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kraftiekortie
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16 Sep 2021, 1:00 pm

I have observed that people with long hair, especially women, like to play with their hair-----especially make circlets with it. I don't see too many men doing it. I have medium-short hair, but I do it sometimes, too. I don't think of that as a "stim" because it doesn't give me pleasure, and it doesn't upset me if I have to stop.

If you pull at your hair to the point where you actually pull OUT your hair, then it can be problematic, in my opinion.

I would do many little fidgets and throat clearings as a kid. Especially with the throat clearings, it upset me that I had to restrain myself. It was deemed inappropriate to fidget a lot within all contexts. You had to "keep it to yourself."

Where do you get the excruciating pain? Is this related to your hair?

There's no "right or wrong"---especially since I don't see you in "action."

Do you get a euphoric feeling when you stim? Sometimes, I do.



OccasionalSeagull
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Age: 29
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16 Sep 2021, 2:47 pm

Ah, my mistake I've been unclear. Sorry! The hair thing is not a stim I don't believe, but rather an OCD symptom.
The hair pulling is a full-body, obsessive, all-encompassing... thing. Its unrelated to my stim question except for im wondering if the same kind of painful (physical and mental), constricting, agonizing obsession is similar to stims.

Do people who are forced to curb their stims find themselves obsessing over it? Do they find their body moving on its own to do it anyway? The longer they go without do they find themselves feeling worse and sometimes spiral into illogical emotional pitfalls? Is it a sickening mixture of shame, pain, relief, and "you deserve every bit of misery because you are this way"? How much of this is just me? Are there others? To what degree?

I find relating, even if they're not LITERALLY translatable by definition but more by experience, helps me understand others and myself a bit easier.

The hair pulling is textbook trichotillomania and I've made peace with it, medication has taken the edge off enough that behavioral therapy techniques and avoidance (haircuts and the like) prevent me from harming myself further.

Im really here trying to learn what of my 'quirks' could be stims, fidgets, or just normal human abnormalities.
The difference I've noticed from most others here is I have a quirk where I completely freeze when uncomfortable instead of bouncing more. Thats half trained and half natural- my brain completely freezes but my body will want to do any number of odd ticks or bits to 'relieve pressure', but I know better than to draw attention to myself so my only choice is to suffer and wait for a time when it's OK to lose it.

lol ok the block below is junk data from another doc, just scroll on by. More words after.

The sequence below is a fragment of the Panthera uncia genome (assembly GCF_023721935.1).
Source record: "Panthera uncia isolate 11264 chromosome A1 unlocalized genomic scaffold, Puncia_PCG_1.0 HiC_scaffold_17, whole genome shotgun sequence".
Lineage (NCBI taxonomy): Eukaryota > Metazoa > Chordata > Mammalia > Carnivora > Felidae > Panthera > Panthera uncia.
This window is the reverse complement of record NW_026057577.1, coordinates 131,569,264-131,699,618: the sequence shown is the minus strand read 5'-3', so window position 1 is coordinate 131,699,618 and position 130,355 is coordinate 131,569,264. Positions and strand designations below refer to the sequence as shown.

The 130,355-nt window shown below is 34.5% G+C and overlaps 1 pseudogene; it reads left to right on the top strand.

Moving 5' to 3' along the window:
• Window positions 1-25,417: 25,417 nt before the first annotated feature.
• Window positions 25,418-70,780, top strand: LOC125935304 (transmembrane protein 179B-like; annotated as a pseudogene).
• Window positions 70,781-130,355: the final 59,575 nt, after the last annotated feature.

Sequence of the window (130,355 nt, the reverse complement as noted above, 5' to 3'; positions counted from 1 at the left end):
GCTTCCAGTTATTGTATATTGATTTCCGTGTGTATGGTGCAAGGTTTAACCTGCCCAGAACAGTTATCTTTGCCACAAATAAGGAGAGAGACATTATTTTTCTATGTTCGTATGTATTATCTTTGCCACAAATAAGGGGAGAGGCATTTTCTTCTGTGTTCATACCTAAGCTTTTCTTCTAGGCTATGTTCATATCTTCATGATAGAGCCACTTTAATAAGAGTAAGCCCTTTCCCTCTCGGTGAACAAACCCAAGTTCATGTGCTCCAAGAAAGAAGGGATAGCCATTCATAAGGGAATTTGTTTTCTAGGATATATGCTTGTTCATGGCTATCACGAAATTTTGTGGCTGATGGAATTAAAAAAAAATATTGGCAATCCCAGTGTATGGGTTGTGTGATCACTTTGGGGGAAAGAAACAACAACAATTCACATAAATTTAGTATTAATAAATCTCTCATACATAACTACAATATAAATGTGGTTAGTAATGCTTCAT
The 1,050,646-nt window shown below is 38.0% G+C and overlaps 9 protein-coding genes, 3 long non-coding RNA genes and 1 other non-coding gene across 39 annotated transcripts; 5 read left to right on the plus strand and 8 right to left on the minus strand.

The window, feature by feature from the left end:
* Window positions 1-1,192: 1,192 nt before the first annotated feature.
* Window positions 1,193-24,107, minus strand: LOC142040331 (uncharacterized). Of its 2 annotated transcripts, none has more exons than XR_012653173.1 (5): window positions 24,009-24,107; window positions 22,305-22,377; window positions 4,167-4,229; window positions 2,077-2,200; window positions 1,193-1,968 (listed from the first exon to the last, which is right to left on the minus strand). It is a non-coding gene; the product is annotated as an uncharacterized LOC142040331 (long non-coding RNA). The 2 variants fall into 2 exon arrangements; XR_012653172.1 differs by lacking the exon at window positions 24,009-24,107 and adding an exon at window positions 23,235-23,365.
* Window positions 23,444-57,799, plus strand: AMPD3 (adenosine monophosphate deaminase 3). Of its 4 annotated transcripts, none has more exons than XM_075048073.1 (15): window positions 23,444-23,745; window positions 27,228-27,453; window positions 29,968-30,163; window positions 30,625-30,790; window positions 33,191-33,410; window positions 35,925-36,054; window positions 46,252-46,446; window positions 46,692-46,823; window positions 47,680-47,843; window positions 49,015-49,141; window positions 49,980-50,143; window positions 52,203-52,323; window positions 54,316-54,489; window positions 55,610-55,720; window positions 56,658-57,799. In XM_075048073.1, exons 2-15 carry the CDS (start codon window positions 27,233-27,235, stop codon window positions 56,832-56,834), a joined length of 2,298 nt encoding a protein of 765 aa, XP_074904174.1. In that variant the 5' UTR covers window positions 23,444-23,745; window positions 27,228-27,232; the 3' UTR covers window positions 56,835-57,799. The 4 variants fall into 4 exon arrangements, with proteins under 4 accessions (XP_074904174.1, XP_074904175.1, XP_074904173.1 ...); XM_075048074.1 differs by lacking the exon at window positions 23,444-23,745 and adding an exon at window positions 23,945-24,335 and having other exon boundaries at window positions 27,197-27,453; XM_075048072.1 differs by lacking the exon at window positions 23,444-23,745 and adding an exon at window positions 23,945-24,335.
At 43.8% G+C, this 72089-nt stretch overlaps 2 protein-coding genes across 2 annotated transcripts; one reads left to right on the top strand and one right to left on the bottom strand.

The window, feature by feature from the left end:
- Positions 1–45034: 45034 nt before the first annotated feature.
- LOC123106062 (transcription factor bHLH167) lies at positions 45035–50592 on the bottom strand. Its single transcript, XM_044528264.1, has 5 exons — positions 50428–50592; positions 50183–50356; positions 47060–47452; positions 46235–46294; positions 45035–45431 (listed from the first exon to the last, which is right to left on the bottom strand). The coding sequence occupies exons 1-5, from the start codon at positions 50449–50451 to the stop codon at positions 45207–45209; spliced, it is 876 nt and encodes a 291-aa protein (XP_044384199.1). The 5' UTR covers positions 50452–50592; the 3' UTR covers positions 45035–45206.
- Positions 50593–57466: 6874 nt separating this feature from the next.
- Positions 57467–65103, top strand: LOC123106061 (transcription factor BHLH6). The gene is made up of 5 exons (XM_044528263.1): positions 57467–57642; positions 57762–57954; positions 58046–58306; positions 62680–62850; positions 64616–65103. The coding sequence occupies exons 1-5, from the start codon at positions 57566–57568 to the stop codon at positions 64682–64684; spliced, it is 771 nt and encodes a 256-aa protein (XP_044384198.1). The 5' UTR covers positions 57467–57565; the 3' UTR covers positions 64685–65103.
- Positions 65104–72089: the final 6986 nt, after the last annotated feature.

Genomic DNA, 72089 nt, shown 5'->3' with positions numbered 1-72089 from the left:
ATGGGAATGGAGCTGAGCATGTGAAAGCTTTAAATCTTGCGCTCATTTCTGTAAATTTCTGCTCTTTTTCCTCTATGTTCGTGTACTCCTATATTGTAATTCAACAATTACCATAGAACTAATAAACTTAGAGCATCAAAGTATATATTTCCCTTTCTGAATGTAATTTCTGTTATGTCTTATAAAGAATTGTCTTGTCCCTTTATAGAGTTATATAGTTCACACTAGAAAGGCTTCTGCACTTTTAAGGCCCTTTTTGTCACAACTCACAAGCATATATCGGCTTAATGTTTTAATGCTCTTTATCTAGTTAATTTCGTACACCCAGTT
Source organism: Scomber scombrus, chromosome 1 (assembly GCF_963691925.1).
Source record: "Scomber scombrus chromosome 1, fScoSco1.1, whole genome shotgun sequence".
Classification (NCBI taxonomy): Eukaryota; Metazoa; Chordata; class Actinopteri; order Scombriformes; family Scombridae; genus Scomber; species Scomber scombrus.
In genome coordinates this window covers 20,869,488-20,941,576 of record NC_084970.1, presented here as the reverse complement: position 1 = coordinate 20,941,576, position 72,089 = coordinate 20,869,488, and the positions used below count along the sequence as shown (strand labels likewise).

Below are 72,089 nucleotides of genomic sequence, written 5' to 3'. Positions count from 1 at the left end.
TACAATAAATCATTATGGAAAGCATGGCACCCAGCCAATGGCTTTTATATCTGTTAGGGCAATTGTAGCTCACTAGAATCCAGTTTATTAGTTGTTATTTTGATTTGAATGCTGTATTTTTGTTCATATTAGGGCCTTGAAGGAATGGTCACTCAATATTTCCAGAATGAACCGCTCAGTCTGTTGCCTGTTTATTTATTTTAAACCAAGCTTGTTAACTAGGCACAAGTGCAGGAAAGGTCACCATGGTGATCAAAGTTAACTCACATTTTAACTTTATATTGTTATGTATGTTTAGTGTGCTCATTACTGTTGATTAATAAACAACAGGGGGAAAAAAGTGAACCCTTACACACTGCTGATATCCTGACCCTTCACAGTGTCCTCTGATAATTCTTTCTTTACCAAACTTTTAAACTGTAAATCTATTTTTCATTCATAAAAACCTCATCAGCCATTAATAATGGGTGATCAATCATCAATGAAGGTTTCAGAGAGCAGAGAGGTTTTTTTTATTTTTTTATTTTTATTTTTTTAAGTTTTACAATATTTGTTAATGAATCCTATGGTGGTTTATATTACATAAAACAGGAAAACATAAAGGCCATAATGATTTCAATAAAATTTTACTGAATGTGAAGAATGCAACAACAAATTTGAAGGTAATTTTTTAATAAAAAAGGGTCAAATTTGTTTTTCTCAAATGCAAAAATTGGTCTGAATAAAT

I dont doubt you at all that its not a stim- im here to learn not for validation. Not yet anyway. We'll see what the doctor says. Worst case scenario I've learned about other people and their experiences and viewpoints. :heart:


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HeroOfHyrule
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16 Sep 2021, 2:53 pm

OccasionalSeagull wrote:
JoeRose wrote:
I'm just about becoming acquainted with the idea that I may have aspergers and so I'm learning things about myself every day really.
Anyway I was in my friends house the other night and was actually having a good time socially. But everyone couldn't stop remarking about how much I shake my leg. I don't even realise I do it and it just seems normal to me. If I stop doing it things just don't feel right. It's like there's a weird internal stress that is making me do it and I find it makes me calm. My mate even remarked that I looked like I was on drugs or something because my leg was shaking so much. Is this a form of stimming?


I do this too!
I'm undiagnosed (primary care JUST messaged me today saying she was finding me a specialist), my biologics (thank the void i got rid of them...) would always say i was trying to get attention by doing it after my little sibling was diagnosed with ADHD and would otherwise shame, bully, mock, or chastise me for it. I literally do it constantly and have to put active thought into stopping to avoid attention. Im so afraid of getting looks.

However ive noticed since getting my braces off and being able to eat my favorite food (popcorn!) Again i will straight up start BOUNCING when genuinely happy. My husband noticed and commented i did the same thing on our honeymoon at various activities (buffetts mostly XD) and again at a vacation in the bahamas- whenever i'm overwhelmed with positivity i dont smile, laugh, or shout i bounce *harder*. Since connecting the dots we've found ive done this forever.

But when im stressed or nervous i hold very still except for the vibrating tap of my right leg, which i'll force myself to stop out of fear of more attention which will equal more stress.

Veterans and experts, and OP, is this a stim??

I do the bouncing thing and for me it's a stim. The leg shaking thing could also be a stim. A lot of my stims give me anxiety and make me uncomfortable if I resist doing them.


_________________
I use he/him pronouns.

I like playing video games, watching cartoons and anime, reading, and cooking.

I have two cats, a rabbit, and a dog. I also enjoy learning + cataloguing information about different types of animals and plants.

Empathy Quotient: 34/80
Systemizing Quotient: 104/150
Friendship Quotient: 56/140
Autism Quotient: 36/80

RAADS-R: 169

CAT-Q: 153
Compensation: 57
Masking: 47
Assimilation: 49

Your broader autism cluster (Aspie) score: 144 of 200.
Your neurotypical (non-autistic) score: 63 of 200.
You are very likely on the broader autism cluster (Aspie).


OccasionalSeagull
Tufted Titmouse
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Joined: 14 Sep 2021